The College of Bishops met in Dallas the last couple days, and one evening after dark I found myself walking by the Perkins School of Theology Chapel. I felt pulled inside, and soon found myself sitting alone on one of the pews facing the chancel, focused on the cross so beautifully lit in a manor that draws the eyes upward and the soul inward. The walls and windows deadened the outside sounds of streets and passersby, and I was touched by the silence. Memories began to sweep across my mind as I thought of all the people who had graced my life in this sacred space. Many sing now with the saints above – Roger Deschner, John Deschner, Richey Hogg, Joe Quillian, Virgil Howard, Bill Farmer, Claus Rholfs, Eugene Slater, James White to name just a few. Others have moved on to other work or have retired from campus life – David Lowes Watson, James Ward, Zan Holmes, James Ward, Phyllis Bird, Roy Barton, Schubert Ogden, Richard Heitzenrater. A few still serve the Perkins community, including Charles Wood and Ed Sylvest. And then there are dozens of fellow students and colleagues who come to mind from times past.
When I was a second-year student at Perkins more than 25 years ago, I chaired the Worship Committee, and for an entire year I invited faculty and students leaders and guests to serve as preachers, liturgists and musicians. I pecked out personal letters on my Royal manual typewriter with instructions on dates, lectionary readings and so forth. We held two community worship services each week, and the worship committee helped with bulletins, robes, candles, music, bread, and all the liturgical accoutrements.
In the quiet of the sanctuary, I smiled at long-ago humorous and awkward learning experiences – the time I forgot the words of the Lordís Prayer in the middle of leading it, the sour grape juice story, incidents with candle wax, predicaments with guest preachers who overstepped the time limits. Mostly, I replayed in my heart tender moments of professors gently encouraging me, patiently prodding me on, modeling and mentoring and exemplifying community, pastoral care, preaching and praying.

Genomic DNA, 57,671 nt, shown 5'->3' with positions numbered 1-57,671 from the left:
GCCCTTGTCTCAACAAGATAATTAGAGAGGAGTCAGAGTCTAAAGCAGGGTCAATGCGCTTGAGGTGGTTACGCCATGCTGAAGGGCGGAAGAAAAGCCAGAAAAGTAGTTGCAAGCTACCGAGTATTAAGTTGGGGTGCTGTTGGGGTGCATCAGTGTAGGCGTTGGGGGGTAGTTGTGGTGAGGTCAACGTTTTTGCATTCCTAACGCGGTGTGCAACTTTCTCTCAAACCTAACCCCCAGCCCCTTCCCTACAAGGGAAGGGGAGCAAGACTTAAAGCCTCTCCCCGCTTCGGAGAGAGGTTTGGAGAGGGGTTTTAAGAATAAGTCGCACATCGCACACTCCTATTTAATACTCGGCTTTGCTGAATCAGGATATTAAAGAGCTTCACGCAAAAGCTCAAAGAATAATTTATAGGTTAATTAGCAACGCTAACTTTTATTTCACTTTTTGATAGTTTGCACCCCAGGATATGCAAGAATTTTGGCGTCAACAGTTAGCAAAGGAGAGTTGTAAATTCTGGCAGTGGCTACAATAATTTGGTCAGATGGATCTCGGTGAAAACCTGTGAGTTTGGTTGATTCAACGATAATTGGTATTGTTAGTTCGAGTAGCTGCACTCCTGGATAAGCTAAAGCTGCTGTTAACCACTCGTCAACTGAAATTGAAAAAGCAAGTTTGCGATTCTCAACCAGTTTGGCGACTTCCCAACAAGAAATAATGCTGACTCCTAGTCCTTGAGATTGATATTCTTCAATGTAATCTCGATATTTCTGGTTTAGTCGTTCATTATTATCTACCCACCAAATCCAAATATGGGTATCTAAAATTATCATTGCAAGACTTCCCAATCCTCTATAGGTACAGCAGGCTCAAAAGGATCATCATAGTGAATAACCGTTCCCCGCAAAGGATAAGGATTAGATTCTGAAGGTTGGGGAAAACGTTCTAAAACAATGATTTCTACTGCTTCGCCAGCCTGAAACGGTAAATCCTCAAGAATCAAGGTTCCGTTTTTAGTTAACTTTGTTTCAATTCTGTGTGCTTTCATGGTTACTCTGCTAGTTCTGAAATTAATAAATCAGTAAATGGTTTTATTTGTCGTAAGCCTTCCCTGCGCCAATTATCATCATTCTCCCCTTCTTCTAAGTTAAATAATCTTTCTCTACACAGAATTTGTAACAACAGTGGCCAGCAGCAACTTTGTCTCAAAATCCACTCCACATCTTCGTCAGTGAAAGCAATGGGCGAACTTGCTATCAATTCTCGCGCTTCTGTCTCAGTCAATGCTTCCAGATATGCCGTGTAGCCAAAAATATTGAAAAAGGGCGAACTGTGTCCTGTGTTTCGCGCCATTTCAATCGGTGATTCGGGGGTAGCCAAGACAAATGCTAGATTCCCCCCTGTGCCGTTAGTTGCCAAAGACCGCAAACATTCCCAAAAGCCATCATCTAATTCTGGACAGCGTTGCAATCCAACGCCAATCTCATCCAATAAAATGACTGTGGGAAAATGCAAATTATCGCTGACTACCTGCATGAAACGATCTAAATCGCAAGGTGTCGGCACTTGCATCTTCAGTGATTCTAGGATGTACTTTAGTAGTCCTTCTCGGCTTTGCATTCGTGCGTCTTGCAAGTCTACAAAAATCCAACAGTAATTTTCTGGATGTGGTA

A feeling of extraordinary gratitude swept over me, and I found myself deep in prayer, expressing thanks to God for these great witnesses and teachers, and so many others. They shaped hearts, sharpened minds, and shared the spirit with generations of students, and they changed my life. As I left the sanctuary, I swept my hand briefly across the hardwood end piece of each pew in the chapel, thanking God for all the people who had worshipped, received, prayed, sung, and preached in this place through the decades, and for those who will in decades to come. It was my feeble attempt to pray a blessing upon all those past and future in response to the unspeakable blessing I have received.
Near the end of the chapter on Radical Hospitality, I offer the observation, ìEvery member of the body of Christ is the fruit of someoneís ministry and faithfulness. Who is the fruit of yours?î
Think for a moment about those for whom you owe thanks to God for their forming of your faith. If they are still among us, give them thanks personally. Donít delay too long. And if they have finished their course of faith and now rest from their labors, give God thanks and praise.
And then think with me of those whom God has entrusted to us to form by our faith. Pray for the wisdom, patience, gentleness and courage to model and mentor in ways that are faithful and fruitful.
Yours in Christ,